Again the drop off between humidity at night and during the day should be much higher this week. Between Christmas and New Year the humidity hardly changed from night to day varying by only 2-3%, whereas the prognosis for this week is a 15-20% drop in humidity during the day, another important difference.
So for this location I would expect to see some activity around existing scars mid-week but no new infection. Now the above is the case scenario for one location, it may be different elsewhere but I think the comparison is pretty similar in other locations.
A nice weather window….
Central U.K Location
West of Ireland Location
Central Scotland Location
South Wales Location
So there you have 4 different locations from 4 different countries and Meteoturf highlights a nice steady growth window this week extending I think into next week as well though the weather will be different. The South Wales location above shows the dynamic really clearly with significant drops between day and night temperature through this week as high pressure is in charge and then a change to less variability between day and night as milder, south-westerly air pushes in to give unsettled conditions at the weekend.
So with dry conditions this week (once we dry out from Sunday’s rainfall that is) it’s a good time to get out and get any areas that you feel would benefit from an early push fertilised prior to more unsettled conditions next week.
With wet weather leading up to this week, moss and the like is fully-wetted up so iron treatments approved for mosskilling will work well, especially as we have more unsettled weather following on from this.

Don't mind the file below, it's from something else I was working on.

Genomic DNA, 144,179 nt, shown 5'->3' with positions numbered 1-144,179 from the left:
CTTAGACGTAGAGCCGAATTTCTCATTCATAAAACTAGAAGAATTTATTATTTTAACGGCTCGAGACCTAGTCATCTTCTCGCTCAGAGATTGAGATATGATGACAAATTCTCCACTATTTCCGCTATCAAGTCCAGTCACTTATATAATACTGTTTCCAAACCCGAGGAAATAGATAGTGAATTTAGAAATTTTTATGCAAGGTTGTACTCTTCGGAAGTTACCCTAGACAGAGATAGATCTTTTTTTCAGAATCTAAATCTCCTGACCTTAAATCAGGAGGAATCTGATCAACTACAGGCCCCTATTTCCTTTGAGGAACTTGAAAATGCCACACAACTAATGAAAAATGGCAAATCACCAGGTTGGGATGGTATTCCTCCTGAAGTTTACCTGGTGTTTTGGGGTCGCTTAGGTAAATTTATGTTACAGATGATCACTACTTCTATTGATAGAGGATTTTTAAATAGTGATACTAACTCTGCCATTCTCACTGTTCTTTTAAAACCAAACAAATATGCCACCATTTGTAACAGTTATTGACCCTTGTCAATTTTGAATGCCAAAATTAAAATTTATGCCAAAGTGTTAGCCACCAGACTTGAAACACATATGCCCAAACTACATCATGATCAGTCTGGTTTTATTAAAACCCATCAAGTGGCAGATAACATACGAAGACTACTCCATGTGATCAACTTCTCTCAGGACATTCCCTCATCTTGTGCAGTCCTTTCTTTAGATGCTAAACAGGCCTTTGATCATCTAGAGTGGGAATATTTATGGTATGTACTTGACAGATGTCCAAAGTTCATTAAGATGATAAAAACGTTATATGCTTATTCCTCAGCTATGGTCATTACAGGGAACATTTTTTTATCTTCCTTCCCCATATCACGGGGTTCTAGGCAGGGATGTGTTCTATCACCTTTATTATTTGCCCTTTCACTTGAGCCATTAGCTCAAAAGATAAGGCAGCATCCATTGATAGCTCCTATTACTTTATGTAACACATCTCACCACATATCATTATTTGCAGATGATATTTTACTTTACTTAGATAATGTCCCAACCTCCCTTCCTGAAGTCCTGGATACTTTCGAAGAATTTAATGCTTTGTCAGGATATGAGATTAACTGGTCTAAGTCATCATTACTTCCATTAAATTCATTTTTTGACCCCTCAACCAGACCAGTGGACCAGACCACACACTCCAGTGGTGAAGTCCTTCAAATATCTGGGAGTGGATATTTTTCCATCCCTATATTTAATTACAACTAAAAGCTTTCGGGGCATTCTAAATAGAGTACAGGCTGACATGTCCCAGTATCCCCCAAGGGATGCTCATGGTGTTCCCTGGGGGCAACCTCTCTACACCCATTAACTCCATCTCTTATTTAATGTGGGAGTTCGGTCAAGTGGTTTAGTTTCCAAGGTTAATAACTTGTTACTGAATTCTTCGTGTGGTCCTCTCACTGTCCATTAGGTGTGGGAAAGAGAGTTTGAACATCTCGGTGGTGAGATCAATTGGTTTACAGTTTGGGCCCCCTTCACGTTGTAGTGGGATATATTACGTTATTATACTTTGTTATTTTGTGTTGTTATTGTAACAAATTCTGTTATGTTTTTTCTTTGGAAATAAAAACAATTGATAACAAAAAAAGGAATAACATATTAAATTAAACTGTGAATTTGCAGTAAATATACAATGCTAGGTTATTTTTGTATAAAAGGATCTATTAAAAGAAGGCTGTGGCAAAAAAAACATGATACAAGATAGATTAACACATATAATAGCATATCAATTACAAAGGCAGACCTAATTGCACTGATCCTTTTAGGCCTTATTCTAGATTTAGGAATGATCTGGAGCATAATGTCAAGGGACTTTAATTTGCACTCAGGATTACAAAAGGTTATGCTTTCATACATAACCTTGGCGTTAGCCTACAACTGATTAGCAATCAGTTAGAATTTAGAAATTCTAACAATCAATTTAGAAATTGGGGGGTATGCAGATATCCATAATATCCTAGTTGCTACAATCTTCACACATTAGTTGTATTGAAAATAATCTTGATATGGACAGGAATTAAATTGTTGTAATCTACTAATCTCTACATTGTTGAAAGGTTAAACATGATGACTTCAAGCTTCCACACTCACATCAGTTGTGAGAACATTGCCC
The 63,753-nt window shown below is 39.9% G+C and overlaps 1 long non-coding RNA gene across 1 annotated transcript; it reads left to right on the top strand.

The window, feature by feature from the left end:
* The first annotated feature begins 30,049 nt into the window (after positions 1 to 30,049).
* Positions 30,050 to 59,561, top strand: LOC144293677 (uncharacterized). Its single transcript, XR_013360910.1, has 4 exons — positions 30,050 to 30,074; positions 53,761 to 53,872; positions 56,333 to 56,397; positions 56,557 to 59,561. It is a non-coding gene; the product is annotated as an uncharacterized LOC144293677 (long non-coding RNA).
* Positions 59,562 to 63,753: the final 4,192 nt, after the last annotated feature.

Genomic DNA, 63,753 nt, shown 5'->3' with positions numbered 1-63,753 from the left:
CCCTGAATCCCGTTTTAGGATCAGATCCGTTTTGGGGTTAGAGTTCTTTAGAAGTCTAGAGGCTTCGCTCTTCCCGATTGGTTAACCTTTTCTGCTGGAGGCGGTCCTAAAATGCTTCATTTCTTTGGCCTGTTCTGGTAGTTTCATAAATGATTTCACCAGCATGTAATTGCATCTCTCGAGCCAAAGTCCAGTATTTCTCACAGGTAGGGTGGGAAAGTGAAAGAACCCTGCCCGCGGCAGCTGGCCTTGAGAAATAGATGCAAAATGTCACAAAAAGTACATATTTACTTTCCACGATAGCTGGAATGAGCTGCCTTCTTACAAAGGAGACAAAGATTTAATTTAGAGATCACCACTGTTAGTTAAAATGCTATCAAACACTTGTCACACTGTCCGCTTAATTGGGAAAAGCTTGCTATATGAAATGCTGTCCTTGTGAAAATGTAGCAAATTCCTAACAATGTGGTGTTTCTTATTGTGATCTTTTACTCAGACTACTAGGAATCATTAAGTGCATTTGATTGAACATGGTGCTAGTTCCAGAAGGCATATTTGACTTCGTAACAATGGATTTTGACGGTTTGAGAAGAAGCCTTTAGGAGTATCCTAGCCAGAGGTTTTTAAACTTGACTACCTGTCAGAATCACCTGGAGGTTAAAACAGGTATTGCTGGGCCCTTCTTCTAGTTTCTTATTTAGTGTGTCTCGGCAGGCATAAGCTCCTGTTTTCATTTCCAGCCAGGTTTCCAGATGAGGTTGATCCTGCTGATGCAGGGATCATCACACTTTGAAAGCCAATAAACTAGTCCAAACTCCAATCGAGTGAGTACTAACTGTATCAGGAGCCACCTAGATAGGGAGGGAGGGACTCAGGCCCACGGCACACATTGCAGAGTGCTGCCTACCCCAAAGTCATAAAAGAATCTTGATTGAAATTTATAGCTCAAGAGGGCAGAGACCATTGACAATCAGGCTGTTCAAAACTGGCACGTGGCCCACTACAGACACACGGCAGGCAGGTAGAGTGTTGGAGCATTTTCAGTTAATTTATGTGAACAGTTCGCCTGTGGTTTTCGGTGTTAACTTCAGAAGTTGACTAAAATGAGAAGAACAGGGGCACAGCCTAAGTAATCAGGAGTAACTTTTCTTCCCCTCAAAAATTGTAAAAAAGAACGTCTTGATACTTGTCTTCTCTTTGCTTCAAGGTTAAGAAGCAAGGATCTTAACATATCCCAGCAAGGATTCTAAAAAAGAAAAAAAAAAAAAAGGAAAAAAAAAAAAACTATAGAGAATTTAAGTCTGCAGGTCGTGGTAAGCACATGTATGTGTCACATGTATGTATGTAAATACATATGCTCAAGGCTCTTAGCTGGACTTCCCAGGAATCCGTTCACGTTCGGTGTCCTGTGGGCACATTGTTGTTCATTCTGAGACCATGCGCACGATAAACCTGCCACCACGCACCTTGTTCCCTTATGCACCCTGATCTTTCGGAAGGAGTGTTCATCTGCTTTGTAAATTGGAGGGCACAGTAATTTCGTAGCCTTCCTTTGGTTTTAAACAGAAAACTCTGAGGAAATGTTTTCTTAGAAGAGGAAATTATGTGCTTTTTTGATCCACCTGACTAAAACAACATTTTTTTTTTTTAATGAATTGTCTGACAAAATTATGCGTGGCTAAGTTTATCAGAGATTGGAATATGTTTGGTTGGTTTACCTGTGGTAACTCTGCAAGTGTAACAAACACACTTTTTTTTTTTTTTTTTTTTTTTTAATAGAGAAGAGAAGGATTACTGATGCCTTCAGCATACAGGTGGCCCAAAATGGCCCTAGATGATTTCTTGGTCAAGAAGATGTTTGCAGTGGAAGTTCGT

A lot of sites have carried out drought-damaged areas from last summer so here’s an opportunity to overseed and fertilise to gain some recovery whilst both moisture and temperature are available.
Too early ?
Well looking at the calendar you might be forgiven for thinking so but I just think we take the opportunity, we are only two and a half weeks away from March, so getting seed in the ground prior to the arrival of warmer air can only be a good thing. Yes, there’s always a chance that the weather will take a turn for the worse and winter will come back for one last hurrah, but the longer we progress through February without this occurring, the less likely that any return to winter will be prolonged. Now of course I have said that we will trip into a SSW and BFTE 🙂
If site conditions allow it, aeration will also be beneficial because with low rates of top growth, the plant can put its efforts into root growth and that’s the insurance policy for the spring and summer. The better roots we have, the more stable a grass plant is, the more resilient to summer stress. It all starts here.
Tempus fugit ! my friends, tempus fugit ! (Time flies)
Sorry about the use of latin (and bad punctuation) but I happen to like it on occasion, though neither were taught at Welland Park Comprehensive and yes I know it shows 🙂
All the best